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Enemy of God : a novel of Arthur /

by Cornwell, Bernard.
Material type: materialTypeLabelBookSeries: Cornwell, Bernard. Warlord chronicles: 2.Publisher: New York : St. Martin's Press, 1997Edition: 1st U.S. ed.Description: xii, 396 p. ; 25 cm.ISBN: 0312155239 :.Title notes: c.1 $24.95 9-97Subject(s): Arthur, King -- Fiction | Britons -- Kings and rulers -- Fiction | Arthurian romances -- Adaptations | Great Britain -- History -- To 1066 -- Fiction | Historical fiction | Fantastic fiction
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Item type Home library Collection Shelving location Call number Status Date due Barcode
Books Books Altadena Main Library
Adult Collection Adult Fiction FIC COR Available 39270001834476

Enhanced descriptions from Syndetics:

With Enemy of God, master storyteller Bernar Cornwell continues the legend he began in The Winter King, the first volume of his Arthurian epic.Arthur, having defeated the last holdouts of civil war in southern Britain, has secured King Mordred's throne. But the unified kingdom seems no steadier, its balance threatened by Merlin's ceaseless quest for the last of the Thirteen Treasures of Britain, by the conflict between the ancient religion and the new Christianity, and by Britains war against the Saxons. Arthur must face other foes as well, foes more powerful and more dangerous, because they pose as friends.Brilliantly written and peopled with the familiar characters of legend, as well as with new faces, Enemy of God is an immensely powerful continuation of one of the greatest Arthur stories of our time.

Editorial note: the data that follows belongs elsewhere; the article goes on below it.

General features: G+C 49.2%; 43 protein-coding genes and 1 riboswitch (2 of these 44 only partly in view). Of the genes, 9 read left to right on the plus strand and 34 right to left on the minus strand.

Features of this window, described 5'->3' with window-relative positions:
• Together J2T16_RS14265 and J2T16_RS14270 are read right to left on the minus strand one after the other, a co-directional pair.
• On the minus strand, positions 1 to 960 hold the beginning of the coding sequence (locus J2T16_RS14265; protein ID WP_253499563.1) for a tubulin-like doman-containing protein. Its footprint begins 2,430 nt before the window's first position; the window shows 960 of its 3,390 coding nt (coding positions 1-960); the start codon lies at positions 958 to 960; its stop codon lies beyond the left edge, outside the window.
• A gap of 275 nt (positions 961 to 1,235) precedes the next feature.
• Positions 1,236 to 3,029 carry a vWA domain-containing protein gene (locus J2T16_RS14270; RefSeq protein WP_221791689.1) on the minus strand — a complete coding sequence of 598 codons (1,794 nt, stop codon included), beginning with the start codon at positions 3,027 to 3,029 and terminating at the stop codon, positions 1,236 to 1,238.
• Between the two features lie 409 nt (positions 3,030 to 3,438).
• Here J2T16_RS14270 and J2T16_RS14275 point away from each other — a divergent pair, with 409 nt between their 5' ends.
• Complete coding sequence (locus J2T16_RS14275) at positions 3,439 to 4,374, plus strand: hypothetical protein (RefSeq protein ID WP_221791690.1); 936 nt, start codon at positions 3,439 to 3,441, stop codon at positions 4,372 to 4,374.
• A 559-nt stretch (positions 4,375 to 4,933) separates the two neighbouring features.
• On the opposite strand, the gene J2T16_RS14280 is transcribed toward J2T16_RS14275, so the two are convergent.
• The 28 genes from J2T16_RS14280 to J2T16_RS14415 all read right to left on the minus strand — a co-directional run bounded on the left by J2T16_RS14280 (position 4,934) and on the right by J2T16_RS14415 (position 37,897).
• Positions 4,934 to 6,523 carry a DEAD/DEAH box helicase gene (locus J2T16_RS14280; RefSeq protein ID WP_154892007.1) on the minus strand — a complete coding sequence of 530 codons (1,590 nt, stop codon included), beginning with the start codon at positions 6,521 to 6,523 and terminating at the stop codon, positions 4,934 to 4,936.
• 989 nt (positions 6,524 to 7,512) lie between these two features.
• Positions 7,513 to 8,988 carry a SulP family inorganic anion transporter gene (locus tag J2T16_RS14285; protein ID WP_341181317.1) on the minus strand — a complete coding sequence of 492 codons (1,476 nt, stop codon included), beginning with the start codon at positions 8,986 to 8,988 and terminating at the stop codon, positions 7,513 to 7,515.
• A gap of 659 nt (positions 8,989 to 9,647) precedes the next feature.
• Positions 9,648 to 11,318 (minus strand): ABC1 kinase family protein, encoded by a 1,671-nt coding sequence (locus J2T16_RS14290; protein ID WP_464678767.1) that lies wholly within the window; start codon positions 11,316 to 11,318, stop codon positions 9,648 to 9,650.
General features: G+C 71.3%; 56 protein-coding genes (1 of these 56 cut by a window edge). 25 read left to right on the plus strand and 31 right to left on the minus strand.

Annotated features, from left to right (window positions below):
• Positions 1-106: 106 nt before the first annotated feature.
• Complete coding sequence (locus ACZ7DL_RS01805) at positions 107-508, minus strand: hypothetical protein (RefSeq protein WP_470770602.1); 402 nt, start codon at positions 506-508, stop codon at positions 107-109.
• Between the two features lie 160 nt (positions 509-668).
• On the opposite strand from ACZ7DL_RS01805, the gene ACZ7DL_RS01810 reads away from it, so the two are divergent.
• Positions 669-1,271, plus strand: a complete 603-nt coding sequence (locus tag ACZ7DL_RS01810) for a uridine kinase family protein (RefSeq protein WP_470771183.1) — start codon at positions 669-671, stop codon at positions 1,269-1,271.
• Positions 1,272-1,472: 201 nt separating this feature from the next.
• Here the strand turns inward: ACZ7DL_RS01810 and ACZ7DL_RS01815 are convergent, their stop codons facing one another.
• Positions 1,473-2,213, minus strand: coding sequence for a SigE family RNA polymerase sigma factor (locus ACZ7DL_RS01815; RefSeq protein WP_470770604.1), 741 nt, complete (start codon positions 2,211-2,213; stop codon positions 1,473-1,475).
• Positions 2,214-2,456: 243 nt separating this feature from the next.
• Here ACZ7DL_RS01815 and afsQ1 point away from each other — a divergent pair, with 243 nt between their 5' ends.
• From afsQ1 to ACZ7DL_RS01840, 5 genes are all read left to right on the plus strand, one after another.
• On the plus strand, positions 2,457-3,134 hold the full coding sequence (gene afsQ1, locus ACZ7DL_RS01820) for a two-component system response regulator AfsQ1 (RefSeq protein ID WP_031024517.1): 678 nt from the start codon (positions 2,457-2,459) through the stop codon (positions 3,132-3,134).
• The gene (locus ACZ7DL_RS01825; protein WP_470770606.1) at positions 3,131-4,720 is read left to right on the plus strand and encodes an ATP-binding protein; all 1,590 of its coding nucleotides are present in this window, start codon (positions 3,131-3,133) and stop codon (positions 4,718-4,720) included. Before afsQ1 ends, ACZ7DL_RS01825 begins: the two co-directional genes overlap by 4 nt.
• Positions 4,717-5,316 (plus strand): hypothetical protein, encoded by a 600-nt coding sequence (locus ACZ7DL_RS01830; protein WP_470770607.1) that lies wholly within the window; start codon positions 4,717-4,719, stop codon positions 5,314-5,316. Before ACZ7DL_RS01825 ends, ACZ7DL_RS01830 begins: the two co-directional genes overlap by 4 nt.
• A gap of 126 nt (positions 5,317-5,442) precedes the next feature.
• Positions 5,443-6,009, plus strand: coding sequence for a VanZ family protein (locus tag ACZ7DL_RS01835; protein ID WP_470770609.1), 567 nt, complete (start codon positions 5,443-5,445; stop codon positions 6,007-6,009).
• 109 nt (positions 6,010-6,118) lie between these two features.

First published in Great Britain by the Penguin Group, 1996.

c.1 $24.95 9-97

Reviews provided by Syndetics

Library Journal Review

Historical novelist Cornwell continues his lively retelling of the Arthurian legend, begun in The Winter King (LJ 5/15/96). Having secured the throne of Dumnonia for the infant King Mordred, Arthur seeks to bring peace to the kingdom by uniting the various rival Celtic factions into the "Brotherhood of Britain." Derfel, one of Arthur's warriors and the book's narrator, sardonically notes that "the Round Table, of course, was never a proper name, but rather a nickname." But Arthur's good intentions are gradually undone: by Merlin's quest for the Thirteen Treasures of Britain; by Lancelot's and Guinevere's ambitions; by Mordred, now an unpleasant young man incapable of wise rule; and by the growing conflict between the old Druid religion and the new Christianity. To the fanatical Christians, the pagan Arthur is the Enemy of God. Despite the overabundance of confusing Celtic and Saxon names (there is a list identifying characters), this is an entertaining read, a fresh look at an old story. [Previewed in Prepub Alert, LJ 4/15/97.]‘Wilda Williams, "Library Journal" (c) Copyright 2010. Library Journals LLC, a wholly owned subsidiary of Media Source, Inc. No redistribution permitted.

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